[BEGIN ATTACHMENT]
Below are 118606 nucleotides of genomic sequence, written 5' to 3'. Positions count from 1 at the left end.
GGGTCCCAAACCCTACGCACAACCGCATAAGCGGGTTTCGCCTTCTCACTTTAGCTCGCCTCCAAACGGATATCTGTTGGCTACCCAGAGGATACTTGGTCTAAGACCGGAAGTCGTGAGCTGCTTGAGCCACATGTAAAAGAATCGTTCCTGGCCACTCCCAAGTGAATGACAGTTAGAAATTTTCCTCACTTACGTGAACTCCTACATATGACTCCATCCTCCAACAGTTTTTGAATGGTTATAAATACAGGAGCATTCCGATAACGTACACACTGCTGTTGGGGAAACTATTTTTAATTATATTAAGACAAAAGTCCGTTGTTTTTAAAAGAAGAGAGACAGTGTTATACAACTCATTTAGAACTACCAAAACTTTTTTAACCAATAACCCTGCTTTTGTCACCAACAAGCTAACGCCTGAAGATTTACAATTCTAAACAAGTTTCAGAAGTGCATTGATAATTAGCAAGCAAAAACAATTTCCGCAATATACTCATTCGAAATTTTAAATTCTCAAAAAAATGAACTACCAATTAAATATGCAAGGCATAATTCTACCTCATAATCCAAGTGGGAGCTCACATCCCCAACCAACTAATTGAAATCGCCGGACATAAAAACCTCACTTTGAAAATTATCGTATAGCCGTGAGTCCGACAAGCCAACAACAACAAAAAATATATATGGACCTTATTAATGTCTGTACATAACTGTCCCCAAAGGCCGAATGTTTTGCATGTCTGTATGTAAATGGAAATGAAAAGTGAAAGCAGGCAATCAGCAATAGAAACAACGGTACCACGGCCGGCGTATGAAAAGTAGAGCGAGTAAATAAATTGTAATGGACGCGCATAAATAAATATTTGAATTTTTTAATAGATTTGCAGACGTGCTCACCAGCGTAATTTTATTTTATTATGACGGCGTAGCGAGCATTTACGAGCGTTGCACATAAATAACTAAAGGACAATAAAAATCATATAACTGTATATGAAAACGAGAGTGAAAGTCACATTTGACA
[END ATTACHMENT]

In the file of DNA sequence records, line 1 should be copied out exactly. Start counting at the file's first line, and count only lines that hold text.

Below are 118606 nucleotides of genomic sequence, written 5' to 3'. Positions count from 1 at the left end.